College of the Mainland will host a Martin Luther King Jr. Day event form 12:30 p.m. to 1:30 p.m. Jan. 26 in the COM Learning Resource Center Auditorium, 1200 Amburn Road, in Texas City. Lunch will be served and the event is open to the public. For more information, call 409-933-8438.

Make music at COM this spring

Pursue a lifelong interest or explore a new passion with COM’s personalized music classes, open this fall to continuing education and degree-seeking students alike.

COM’s individual and group classes are open to students from novices to lifelong performers. Those who have no experience or do not read music can enroll in group classes in piano, guitar or voice. For those who want to collaborate musically, COM offers musical ensembles for community and student musicians who want to perform and hone their skills.

Vocal and instrumental ensembles are open to credit and continuing education students and community members. Ensembles include the COM Concert Band, Jazz Ensemble, Jazz Combo, Woodwind Ensemble, Guitar Ensemble, Duck and Cover A Cappella Group and Mainland Chorale.

For more information about the COM Music Program, visit www.com.edu/fine-arts or call 409-933-8348.

Fewer slammed doors the goal of Interpersonal Communications class

Words fly. Tempers flare. Voices shout — “But Criminal Minds is better than Shark Week!”

In Interpersonal Communications, students role-play common conflicts and how to tackle them, whether roommates determining which TV show to watch, couples deciding whose family to visit or employees deciding whose idea is best.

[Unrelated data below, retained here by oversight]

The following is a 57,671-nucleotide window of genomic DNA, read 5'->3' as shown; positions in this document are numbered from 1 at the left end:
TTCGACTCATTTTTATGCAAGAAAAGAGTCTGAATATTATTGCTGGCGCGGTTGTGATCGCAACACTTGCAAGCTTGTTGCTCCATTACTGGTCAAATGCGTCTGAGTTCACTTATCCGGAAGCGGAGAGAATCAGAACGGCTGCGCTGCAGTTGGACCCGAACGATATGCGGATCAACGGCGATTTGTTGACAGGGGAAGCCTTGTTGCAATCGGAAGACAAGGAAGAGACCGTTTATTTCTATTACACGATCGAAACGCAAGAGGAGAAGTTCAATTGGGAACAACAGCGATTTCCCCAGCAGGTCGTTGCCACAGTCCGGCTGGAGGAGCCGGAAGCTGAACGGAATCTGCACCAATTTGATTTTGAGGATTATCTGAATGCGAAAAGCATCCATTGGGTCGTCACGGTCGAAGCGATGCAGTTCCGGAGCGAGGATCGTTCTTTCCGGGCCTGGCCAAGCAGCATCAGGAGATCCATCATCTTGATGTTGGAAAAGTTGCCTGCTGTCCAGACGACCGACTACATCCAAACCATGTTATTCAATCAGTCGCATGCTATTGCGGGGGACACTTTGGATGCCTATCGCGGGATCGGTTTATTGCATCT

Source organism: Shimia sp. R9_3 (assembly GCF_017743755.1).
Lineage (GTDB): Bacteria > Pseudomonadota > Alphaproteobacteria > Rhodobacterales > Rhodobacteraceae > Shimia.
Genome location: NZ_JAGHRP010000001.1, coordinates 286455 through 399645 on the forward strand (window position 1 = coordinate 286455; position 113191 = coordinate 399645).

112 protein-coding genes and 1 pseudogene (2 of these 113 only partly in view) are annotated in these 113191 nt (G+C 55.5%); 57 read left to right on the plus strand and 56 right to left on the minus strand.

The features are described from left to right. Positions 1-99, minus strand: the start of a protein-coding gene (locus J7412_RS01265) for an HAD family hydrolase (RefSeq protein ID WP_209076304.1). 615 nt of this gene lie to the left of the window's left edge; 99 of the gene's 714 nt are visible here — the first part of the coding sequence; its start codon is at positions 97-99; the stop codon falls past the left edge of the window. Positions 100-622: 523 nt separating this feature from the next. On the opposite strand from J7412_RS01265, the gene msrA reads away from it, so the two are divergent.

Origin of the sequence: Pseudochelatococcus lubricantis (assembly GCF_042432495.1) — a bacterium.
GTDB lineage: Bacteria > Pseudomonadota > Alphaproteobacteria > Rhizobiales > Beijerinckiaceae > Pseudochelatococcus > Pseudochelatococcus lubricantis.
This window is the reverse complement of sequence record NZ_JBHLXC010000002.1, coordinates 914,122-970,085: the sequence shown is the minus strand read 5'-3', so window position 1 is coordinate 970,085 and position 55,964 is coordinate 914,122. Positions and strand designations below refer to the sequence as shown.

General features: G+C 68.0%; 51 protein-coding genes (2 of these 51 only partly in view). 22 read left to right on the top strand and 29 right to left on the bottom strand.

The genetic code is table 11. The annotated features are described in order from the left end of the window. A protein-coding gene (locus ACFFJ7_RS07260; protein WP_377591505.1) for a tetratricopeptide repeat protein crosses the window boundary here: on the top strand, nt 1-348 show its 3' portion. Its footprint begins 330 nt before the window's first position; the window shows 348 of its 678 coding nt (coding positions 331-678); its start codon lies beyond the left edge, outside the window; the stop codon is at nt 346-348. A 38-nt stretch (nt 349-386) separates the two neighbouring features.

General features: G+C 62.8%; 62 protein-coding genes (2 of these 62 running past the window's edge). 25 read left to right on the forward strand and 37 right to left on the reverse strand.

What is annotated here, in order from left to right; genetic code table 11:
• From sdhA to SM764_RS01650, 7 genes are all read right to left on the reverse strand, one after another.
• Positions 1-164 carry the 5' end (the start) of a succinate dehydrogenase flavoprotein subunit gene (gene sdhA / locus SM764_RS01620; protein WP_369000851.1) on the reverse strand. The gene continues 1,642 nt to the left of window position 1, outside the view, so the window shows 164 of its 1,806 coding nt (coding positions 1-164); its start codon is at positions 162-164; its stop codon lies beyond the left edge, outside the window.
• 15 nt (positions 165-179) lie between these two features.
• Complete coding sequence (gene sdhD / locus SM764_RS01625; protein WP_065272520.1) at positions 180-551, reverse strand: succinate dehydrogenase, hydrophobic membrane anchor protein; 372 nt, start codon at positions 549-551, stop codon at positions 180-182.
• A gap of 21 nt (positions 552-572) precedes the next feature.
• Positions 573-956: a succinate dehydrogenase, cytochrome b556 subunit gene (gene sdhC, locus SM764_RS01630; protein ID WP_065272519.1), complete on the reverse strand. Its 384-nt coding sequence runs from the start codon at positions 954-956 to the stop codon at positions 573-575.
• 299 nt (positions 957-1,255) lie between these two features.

“You learn how to communicate, not just socially but professionally,” said student Adam Alvarado, of Texas City. “In the electronic age, interpersonal communication to me is a lost art. This is learning new ways to do things. You learn how to talk to people.”

They dive into the five styles of conflict resolution — competing, collaborating, compromising, avoiding and accommodating. The goal is collaboration, where all parties win, not just one (or neither).

The homework is applicable to nearly any situation from roommate drama to family crises.

“It’s eye-opening; I am now a stepmom to a 12-year-old, and I’ve never been a mom,” said student Danielle Kirkpatrick, of Webster. “It’s taught me how people listen and what they listen for. I have to put myself in her shoes. I have to learn how to speak to her with tact. It gives me some strategies. It has helped me see other perspectives.”

Professor Julie Garcia, who has taught at COM five years and previously taught at Texas State Technical College in Harlington, guides students in analyzing real-world situations.

“I also use a lot of films,” said Garcia. “I have them pick a movie from the list and identify six to eight concepts we’ve talked about in class like the self-fulfilling prophecy.”

It’s an exercise in viewing life from another’s eyes.

It’s paying off for students as they apply what they discover to situations outside the classroom.

“You learn life skills,” said Alvarado. “I’m learning why I am the way I am. I think we all have stupid patterns, but if we take classes like this, we can break them.”

For more information, email jgarcia37@com.edu.

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